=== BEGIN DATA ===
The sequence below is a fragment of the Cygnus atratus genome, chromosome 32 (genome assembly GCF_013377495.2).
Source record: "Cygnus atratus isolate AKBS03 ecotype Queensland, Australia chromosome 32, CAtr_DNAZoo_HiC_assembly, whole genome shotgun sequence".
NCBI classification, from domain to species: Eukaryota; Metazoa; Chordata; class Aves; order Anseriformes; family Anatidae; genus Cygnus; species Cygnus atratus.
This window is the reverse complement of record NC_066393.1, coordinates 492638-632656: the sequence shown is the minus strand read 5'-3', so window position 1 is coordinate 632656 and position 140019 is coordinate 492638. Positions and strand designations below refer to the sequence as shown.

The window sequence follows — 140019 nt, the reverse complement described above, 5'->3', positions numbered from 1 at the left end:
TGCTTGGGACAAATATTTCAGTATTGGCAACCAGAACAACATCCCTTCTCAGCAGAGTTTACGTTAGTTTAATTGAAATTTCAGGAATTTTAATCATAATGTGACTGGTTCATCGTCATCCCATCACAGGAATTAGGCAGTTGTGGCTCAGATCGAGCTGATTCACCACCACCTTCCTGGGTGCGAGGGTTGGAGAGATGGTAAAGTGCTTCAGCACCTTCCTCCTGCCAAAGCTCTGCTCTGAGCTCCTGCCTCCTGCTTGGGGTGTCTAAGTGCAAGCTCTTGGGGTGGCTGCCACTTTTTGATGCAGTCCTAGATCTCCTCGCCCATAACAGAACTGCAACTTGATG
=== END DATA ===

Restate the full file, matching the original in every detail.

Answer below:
The sequence below is a fragment of the Cygnus atratus genome, chromosome 32 (genome assembly GCF_013377495.2).
Source record: "Cygnus atratus isolate AKBS03 ecotype Queensland, Australia chromosome 32, CAtr_DNAZoo_HiC_assembly, whole genome shotgun sequence".
NCBI classification, from domain to species: Eukaryota; Metazoa; Chordata; class Aves; order Anseriformes; family Anatidae; genus Cygnus; species Cygnus atratus.
This window is the reverse complement of record NC_066393.1, coordinates 492638-632656: the sequence shown is the minus strand read 5'-3', so window position 1 is coordinate 632656 and position 140019 is coordinate 492638. Positions and strand designations below refer to the sequence as shown.

The window sequence follows — 140019 nt, the reverse complement described above, 5'->3', positions numbered from 1 at the left end:
TGCTTGGGACAAATATTTCAGTATTGGCAACCAGAACAACATCCCTTCTCAGCAGAGTTTACGTTAGTTTAATTGAAATTTCAGGAATTTTAATCATAATGTGACTGGTTCATCGTCATCCCATCACAGGAATTAGGCAGTTGTGGCTCAGATCGAGCTGATTCACCACCACCTTCCTGGGTGCGAGGGTTGGAGAGATGGTAAAGTGCTTCAGCACCTTCCTCCTGCCAAAGCTCTGCTCTGAGCTCCTGCCTCCTGCTTGGGGTGTCTAAGTGCAAGCTCTTGGGGTGGCTGCCACTTTTTGATGCAGTCCTAGATCTCCTCGCCCATAACAGAACTGCAACTTGATG